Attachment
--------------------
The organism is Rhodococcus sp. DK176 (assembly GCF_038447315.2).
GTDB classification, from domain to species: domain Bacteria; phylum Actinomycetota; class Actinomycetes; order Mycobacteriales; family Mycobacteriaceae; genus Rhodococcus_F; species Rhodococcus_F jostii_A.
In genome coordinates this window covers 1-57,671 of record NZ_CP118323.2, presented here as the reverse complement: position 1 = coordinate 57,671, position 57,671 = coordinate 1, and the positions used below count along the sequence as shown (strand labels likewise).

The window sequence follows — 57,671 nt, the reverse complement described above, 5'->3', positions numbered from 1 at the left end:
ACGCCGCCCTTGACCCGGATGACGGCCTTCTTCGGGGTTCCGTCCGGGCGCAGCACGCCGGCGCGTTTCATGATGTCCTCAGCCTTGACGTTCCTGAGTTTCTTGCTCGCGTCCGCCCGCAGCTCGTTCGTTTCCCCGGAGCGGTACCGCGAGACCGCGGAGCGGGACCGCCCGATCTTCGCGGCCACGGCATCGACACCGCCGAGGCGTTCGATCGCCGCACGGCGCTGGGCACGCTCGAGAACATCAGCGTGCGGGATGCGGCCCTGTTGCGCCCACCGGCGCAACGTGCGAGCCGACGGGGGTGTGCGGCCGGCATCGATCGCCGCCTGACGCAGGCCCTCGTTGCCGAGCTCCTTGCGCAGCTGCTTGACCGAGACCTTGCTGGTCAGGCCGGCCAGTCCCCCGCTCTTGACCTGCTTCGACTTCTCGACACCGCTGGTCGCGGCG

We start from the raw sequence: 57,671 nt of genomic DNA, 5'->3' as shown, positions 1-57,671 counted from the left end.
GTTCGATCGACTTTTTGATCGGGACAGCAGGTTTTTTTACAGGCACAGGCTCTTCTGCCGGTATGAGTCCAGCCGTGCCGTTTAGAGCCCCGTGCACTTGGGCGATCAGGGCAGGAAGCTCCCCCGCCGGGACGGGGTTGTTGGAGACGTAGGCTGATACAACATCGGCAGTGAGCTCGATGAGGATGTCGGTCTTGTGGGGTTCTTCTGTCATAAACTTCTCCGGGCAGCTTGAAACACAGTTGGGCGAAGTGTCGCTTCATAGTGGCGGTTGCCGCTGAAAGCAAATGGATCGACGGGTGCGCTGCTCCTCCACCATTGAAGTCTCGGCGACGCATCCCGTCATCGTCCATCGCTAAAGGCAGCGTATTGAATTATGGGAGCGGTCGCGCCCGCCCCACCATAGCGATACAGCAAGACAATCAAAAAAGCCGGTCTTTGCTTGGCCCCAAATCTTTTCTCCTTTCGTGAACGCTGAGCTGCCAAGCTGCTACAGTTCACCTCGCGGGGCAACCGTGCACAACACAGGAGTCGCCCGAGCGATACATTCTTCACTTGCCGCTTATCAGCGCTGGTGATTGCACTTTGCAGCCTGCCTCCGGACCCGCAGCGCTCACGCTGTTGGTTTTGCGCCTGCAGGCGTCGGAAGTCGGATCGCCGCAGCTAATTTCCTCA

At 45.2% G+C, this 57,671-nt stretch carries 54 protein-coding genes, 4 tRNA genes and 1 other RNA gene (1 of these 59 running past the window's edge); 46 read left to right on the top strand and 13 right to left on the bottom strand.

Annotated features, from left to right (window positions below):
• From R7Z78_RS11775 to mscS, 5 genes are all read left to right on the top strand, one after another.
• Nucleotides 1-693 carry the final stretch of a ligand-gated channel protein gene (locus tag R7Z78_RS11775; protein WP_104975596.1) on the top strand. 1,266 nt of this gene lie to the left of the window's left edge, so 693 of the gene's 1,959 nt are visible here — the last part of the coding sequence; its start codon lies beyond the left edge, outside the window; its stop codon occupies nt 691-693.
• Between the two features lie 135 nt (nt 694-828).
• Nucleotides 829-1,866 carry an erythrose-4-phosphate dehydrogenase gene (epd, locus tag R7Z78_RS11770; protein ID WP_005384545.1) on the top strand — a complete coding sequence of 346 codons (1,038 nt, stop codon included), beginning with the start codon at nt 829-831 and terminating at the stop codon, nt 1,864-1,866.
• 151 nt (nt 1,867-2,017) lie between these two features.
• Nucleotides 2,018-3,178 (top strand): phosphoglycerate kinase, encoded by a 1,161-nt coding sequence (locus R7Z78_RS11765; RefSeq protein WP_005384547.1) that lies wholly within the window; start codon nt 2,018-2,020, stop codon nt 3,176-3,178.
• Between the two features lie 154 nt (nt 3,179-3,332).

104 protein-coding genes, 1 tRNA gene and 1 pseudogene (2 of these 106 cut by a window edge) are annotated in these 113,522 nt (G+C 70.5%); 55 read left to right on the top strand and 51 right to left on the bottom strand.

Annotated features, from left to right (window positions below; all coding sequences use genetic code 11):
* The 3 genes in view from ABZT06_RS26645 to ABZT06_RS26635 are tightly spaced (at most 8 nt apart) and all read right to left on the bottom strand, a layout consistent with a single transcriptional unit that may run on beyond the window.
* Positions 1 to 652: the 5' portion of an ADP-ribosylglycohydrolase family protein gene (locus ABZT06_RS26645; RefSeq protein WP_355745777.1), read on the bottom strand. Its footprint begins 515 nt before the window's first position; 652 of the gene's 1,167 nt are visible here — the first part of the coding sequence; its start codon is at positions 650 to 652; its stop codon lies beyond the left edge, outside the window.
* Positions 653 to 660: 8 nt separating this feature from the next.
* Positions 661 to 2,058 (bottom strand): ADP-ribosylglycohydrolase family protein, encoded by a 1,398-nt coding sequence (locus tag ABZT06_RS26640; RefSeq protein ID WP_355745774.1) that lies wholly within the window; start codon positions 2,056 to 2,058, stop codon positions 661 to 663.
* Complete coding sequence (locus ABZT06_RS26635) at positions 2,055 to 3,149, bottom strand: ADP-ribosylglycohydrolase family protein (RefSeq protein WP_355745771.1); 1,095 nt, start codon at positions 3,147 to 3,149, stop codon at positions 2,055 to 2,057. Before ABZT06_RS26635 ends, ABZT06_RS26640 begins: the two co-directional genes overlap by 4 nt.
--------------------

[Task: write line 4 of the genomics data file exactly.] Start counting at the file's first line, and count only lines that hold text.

The window sequence follows — 57,671 nt, the reverse complement described above, 5'->3', positions numbered from 1 at the left end: